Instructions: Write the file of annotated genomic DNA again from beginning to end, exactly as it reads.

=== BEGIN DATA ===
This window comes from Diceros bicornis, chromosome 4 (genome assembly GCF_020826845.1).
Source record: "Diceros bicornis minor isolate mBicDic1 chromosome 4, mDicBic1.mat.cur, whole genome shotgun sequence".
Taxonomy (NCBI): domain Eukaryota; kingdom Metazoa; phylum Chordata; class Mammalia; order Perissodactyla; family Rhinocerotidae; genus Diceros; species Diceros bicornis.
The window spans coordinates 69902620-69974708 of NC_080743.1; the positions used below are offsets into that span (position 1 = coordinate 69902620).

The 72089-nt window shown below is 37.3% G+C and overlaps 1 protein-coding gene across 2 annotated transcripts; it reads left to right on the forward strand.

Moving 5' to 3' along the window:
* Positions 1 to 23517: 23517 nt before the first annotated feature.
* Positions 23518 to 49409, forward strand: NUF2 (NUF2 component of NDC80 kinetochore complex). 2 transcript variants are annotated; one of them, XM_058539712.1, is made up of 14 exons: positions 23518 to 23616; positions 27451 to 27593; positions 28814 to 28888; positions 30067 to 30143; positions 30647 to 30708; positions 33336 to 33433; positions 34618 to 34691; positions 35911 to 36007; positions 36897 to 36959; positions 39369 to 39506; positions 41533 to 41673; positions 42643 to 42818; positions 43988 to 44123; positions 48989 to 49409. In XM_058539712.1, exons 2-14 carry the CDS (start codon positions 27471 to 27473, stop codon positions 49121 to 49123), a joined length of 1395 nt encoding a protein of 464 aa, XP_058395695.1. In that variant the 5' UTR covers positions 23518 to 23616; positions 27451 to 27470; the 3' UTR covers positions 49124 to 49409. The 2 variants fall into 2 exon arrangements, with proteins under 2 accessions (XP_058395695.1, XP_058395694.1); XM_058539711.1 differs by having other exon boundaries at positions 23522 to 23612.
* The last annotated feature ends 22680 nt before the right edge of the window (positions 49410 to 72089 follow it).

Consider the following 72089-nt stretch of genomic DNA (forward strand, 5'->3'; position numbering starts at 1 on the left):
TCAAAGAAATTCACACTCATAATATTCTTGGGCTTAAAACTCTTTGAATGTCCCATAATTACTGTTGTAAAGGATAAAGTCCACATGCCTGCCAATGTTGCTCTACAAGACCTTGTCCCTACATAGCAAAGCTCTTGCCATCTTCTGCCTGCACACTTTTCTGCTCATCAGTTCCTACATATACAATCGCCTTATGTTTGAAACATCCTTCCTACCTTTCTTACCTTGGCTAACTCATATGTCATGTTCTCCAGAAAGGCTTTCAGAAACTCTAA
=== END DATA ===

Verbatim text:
This window comes from Diceros bicornis, chromosome 4 (genome assembly GCF_020826845.1).
Source record: "Diceros bicornis minor isolate mBicDic1 chromosome 4, mDicBic1.mat.cur, whole genome shotgun sequence".
Taxonomy (NCBI): domain Eukaryota; kingdom Metazoa; phylum Chordata; class Mammalia; order Perissodactyla; family Rhinocerotidae; genus Diceros; species Diceros bicornis.
The window spans coordinates 69902620-69974708 of NC_080743.1; the positions used below are offsets into that span (position 1 = coordinate 69902620).

The 72089-nt window shown below is 37.3% G+C and overlaps 1 protein-coding gene across 2 annotated transcripts; it reads left to right on the forward strand.

Moving 5' to 3' along the window:
* Positions 1 to 23517: 23517 nt before the first annotated feature.
* Positions 23518 to 49409, forward strand: NUF2 (NUF2 component of NDC80 kinetochore complex). 2 transcript variants are annotated; one of them, XM_058539712.1, is made up of 14 exons: positions 23518 to 23616; positions 27451 to 27593; positions 28814 to 28888; positions 30067 to 30143; positions 30647 to 30708; positions 33336 to 33433; positions 34618 to 34691; positions 35911 to 36007; positions 36897 to 36959; positions 39369 to 39506; positions 41533 to 41673; positions 42643 to 42818; positions 43988 to 44123; positions 48989 to 49409. In XM_058539712.1, exons 2-14 carry the CDS (start codon positions 27471 to 27473, stop codon positions 49121 to 49123), a joined length of 1395 nt encoding a protein of 464 aa, XP_058395695.1. In that variant the 5' UTR covers positions 23518 to 23616; positions 27451 to 27470; the 3' UTR covers positions 49124 to 49409. The 2 variants fall into 2 exon arrangements, with proteins under 2 accessions (XP_058395695.1, XP_058395694.1); XM_058539711.1 differs by having other exon boundaries at positions 23522 to 23612.
* The last annotated feature ends 22680 nt before the right edge of the window (positions 49410 to 72089 follow it).

Consider the following 72089-nt stretch of genomic DNA (forward strand, 5'->3'; position numbering starts at 1 on the left):
TCAAAGAAATTCACACTCATAATATTCTTGGGCTTAAAACTCTTTGAATGTCCCATAATTACTGTTGTAAAGGATAAAGTCCACATGCCTGCCAATGTTGCTCTACAAGACCTTGTCCCTACATAGCAAAGCTCTTGCCATCTTCTGCCTGCACACTTTTCTGCTCATCAGTTCCTACATATACAATCGCCTTATGTTTGAAACATCCTTCCTACCTTTCTTACCTTGGCTAACTCATATGTCATGTTCTCCAGAAAGGCTTTCAGAAACTCTAA